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Iran Wants Sanctions Lifted on Oil Exports In Nuclear Talks

Iran will prioritize an agreement to be able to legitimately return to exporting its oil during the new round of nuclear talks that began in Vienna today. 

“The most important issue for us is to reach a point where, firstly, Iranian oil can be sold easily and without hindrance,” Iran’s Foreign Minister Hossein Amirabdollahian was quoted as saying by Iranian media today.

“The most important issue for Iran is to be able to sell its oil easily and receive the money at its banking accounts without any obstructions and the country can use all economic advantages stated in the nuclear deal,” Iranian Fars News Agency quoted the foreign minister as saying.

Talks between Iran and the world powers about the potential return of Iran and the United States to the so-called Joint Comprehensive Plan of Action (JCPOA) resumed in November in the Austrian capital, following a hiatus of several months until Iran holds a presidential election and appoints a new government.

Since the resumption of the talks last month, however, little progress has been made, and both sides have sounded pessimistic about reaching an agreement, which would ultimately lead to the lifting of the U.S. sanctions on Iran’s oil exports.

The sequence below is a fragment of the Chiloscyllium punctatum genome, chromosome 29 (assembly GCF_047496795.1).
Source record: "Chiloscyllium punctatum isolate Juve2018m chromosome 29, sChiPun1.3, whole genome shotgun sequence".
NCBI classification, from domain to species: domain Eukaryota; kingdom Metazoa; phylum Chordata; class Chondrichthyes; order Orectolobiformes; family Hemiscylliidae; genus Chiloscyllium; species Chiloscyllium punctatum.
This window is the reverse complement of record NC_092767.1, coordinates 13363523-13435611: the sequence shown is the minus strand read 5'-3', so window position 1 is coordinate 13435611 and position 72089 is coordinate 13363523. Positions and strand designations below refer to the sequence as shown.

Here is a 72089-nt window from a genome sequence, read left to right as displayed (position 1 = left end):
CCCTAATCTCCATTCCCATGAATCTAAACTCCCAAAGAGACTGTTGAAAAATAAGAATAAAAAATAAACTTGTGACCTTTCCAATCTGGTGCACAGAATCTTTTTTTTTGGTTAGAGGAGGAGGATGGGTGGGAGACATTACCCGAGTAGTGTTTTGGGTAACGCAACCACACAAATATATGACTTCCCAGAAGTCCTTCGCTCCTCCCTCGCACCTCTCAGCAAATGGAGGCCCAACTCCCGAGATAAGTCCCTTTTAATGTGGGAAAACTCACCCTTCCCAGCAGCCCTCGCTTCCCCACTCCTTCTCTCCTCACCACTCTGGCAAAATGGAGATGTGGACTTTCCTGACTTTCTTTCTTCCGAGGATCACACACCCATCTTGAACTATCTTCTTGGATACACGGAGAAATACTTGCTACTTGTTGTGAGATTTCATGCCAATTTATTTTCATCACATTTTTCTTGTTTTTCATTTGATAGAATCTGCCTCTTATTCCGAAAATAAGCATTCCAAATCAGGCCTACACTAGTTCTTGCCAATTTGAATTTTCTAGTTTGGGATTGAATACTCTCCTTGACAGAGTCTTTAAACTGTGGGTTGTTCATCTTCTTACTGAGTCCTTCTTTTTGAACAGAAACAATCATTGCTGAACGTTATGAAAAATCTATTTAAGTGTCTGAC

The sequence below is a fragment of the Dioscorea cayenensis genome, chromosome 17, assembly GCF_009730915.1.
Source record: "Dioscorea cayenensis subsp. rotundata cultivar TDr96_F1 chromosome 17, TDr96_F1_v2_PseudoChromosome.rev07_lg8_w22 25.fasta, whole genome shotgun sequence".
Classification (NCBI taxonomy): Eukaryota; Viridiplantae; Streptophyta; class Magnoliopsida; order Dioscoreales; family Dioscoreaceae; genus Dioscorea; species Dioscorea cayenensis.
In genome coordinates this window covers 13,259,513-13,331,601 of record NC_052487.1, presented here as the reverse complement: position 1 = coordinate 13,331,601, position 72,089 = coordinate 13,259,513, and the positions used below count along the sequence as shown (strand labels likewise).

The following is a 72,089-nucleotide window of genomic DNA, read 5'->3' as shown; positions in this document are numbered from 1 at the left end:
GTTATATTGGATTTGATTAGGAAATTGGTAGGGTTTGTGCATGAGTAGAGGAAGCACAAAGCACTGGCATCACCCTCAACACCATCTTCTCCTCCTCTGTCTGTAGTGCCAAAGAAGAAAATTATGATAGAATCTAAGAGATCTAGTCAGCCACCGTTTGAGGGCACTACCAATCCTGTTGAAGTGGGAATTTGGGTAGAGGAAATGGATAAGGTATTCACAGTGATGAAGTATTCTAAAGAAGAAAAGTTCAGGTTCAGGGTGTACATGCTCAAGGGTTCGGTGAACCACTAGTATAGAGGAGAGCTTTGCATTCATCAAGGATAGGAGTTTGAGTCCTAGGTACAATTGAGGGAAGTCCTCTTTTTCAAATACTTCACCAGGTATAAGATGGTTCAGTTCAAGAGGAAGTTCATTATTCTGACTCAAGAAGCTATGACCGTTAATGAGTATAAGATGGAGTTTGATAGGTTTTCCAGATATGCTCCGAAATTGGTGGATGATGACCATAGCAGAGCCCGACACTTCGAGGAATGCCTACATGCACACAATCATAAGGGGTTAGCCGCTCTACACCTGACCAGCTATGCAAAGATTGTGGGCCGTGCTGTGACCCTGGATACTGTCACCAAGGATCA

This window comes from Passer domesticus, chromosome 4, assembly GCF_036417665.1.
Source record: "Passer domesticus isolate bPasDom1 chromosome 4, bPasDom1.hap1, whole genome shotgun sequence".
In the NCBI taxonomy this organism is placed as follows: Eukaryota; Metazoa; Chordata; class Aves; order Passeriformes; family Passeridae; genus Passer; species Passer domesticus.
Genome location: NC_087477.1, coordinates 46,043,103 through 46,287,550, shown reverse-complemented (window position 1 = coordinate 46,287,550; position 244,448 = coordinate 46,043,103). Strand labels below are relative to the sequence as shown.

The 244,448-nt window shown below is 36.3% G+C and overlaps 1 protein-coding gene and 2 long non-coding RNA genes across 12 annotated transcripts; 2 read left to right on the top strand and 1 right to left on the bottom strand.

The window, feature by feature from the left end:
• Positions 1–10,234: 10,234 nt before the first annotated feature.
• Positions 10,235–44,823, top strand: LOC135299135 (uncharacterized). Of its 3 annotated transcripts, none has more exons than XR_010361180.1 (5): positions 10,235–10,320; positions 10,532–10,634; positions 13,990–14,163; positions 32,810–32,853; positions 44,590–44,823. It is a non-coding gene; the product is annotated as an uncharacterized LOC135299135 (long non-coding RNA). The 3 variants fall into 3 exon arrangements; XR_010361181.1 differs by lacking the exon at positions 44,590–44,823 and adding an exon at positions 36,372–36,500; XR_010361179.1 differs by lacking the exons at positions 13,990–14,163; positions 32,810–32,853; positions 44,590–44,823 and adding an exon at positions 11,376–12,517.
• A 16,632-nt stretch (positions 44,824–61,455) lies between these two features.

Iran appears to be preparing to return to exporting oil at some point next year.

The National Iranian Oil Company (NIOC) will change from January 1 the benchmark against which it prices its crude for Europe and the Mediterranean—a move which traders tell Argus could signal Iran’s intention to return to exporting its oil to Europe.

As of January 1, 2022, the state-controlled oil firm of the Islamic Republic will use the ICE Brent settlement for pricing the crude it would sell to the European and Mediterranean markets instead of the ICE Bwave benchmark, Argus reported earlier this month, quoting NIOC’s January pricing formulas.

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Yet, last week, the U.S. Special Envoy for Iran, Robert Malley, told CNN that the time to revive the JCPOA was running out, which could lead to an “escalating crisis.”

By Tsvetana Paraskova for Oilprice.com

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